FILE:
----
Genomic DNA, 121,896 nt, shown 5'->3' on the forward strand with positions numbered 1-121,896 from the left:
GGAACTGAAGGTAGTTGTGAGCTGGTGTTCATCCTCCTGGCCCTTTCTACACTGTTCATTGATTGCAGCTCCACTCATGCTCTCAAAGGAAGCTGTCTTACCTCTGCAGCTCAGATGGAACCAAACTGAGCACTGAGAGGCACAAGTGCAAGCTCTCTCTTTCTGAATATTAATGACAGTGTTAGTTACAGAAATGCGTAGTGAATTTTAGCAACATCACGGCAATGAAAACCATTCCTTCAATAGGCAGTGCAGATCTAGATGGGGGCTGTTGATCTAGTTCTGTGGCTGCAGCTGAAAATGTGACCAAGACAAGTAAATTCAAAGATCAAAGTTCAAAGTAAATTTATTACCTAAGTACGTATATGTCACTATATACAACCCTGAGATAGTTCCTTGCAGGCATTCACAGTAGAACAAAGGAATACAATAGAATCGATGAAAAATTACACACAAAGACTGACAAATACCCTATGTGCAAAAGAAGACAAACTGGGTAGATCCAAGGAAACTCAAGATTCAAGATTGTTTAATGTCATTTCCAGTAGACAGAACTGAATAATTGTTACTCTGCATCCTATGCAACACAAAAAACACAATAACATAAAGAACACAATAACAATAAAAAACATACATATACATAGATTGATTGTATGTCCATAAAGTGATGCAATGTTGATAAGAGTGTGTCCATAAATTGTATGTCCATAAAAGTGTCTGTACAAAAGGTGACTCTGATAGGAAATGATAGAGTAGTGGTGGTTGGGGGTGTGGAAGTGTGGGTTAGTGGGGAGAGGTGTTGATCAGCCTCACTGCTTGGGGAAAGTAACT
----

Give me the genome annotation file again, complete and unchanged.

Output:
Genomic DNA, 121,896 nt, shown 5'->3' on the forward strand with positions numbered 1-121,896 from the left:
GGAACTGAAGGTAGTTGTGAGCTGGTGTTCATCCTCCTGGCCCTTTCTACACTGTTCATTGATTGCAGCTCCACTCATGCTCTCAAAGGAAGCTGTCTTACCTCTGCAGCTCAGATGGAACCAAACTGAGCACTGAGAGGCACAAGTGCAAGCTCTCTCTTTCTGAATATTAATGACAGTGTTAGTTACAGAAATGCGTAGTGAATTTTAGCAACATCACGGCAATGAAAACCATTCCTTCAATAGGCAGTGCAGATCTAGATGGGGGCTGTTGATCTAGTTCTGTGGCTGCAGCTGAAAATGTGACCAAGACAAGTAAATTCAAAGATCAAAGTTCAAAGTAAATTTATTACCTAAGTACGTATATGTCACTATATACAACCCTGAGATAGTTCCTTGCAGGCATTCACAGTAGAACAAAGGAATACAATAGAATCGATGAAAAATTACACACAAAGACTGACAAATACCCTATGTGCAAAAGAAGACAAACTGGGTAGATCCAAGGAAACTCAAGATTCAAGATTGTTTAATGTCATTTCCAGTAGACAGAACTGAATAATTGTTACTCTGCATCCTATGCAACACAAAAAACACAATAACATAAAGAACACAATAACAATAAAAAACATACATATACATAGATTGATTGTATGTCCATAAAGTGATGCAATGTTGATAAGAGTGTGTCCATAAATTGTATGTCCATAAAAGTGTCTGTACAAAAGGTGACTCTGATAGGAAATGATAGAGTAGTGGTGGTTGGGGGTGTGGAAGTGTGGGTTAGTGGGGAGAGGTGTTGATCAGCCTCACTGCTTGGGGAAAGTAACT